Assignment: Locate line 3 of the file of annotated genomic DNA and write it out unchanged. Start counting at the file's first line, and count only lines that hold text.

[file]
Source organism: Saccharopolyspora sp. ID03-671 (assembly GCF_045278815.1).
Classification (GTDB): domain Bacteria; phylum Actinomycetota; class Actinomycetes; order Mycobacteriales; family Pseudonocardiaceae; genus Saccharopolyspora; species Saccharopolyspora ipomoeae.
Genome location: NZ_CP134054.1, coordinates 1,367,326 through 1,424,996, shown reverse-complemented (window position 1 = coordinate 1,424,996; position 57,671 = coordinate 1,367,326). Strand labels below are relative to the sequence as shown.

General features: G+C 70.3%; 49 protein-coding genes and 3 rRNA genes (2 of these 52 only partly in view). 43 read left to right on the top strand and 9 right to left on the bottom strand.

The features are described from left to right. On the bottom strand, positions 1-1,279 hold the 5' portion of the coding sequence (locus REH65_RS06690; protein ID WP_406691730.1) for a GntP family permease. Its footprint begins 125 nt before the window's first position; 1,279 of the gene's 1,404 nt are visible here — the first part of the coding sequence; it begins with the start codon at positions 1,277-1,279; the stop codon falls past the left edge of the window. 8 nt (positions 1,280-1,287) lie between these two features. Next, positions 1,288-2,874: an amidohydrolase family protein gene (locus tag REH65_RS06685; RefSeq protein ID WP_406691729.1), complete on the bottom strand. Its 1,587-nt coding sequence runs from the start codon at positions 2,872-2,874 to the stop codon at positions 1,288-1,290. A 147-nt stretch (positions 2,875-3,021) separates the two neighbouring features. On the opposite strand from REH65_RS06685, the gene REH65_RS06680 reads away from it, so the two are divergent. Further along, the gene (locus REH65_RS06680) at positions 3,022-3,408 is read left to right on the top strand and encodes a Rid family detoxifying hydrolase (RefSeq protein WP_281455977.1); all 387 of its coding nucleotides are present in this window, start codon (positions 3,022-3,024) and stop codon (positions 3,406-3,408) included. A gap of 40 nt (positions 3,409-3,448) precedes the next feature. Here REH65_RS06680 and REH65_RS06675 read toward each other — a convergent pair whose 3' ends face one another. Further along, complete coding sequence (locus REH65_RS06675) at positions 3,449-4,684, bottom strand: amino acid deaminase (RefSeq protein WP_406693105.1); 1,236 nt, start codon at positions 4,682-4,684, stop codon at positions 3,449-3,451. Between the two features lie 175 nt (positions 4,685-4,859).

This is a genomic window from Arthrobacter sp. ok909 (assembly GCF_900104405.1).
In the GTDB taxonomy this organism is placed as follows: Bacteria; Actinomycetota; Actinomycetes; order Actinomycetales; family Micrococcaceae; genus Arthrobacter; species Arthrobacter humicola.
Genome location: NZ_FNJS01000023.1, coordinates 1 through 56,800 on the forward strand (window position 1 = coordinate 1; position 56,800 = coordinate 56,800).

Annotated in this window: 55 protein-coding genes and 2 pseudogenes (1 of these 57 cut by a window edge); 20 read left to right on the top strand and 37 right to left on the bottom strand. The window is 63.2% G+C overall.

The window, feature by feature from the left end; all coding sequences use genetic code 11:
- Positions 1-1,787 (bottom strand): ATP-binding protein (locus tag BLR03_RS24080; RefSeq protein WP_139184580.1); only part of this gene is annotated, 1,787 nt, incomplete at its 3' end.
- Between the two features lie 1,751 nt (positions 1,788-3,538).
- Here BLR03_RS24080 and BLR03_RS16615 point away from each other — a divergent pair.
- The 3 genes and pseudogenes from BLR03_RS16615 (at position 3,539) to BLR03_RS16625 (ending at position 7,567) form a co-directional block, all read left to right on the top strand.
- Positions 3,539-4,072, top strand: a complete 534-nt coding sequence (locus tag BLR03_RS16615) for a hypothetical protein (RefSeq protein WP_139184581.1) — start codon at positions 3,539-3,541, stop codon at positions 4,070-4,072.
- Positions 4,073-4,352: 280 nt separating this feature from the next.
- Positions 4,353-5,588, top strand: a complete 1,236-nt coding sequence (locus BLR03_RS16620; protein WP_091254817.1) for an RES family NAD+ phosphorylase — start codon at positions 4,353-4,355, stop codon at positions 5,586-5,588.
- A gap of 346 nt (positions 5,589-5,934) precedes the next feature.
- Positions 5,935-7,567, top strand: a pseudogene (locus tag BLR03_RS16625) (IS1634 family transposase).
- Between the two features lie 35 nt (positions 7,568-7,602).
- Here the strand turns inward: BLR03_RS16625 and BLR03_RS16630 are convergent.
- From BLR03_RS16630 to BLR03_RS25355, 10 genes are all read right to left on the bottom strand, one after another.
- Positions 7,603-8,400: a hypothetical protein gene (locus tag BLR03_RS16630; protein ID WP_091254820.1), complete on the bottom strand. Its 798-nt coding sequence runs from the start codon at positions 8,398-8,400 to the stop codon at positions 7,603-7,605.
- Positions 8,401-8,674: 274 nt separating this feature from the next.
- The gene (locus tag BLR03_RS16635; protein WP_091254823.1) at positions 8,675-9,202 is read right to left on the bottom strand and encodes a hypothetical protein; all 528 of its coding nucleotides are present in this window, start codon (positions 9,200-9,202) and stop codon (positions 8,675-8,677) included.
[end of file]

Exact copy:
Genome location: NZ_CP134054.1, coordinates 1,367,326 through 1,424,996, shown reverse-complemented (window position 1 = coordinate 1,424,996; position 57,671 = coordinate 1,367,326). Strand labels below are relative to the sequence as shown.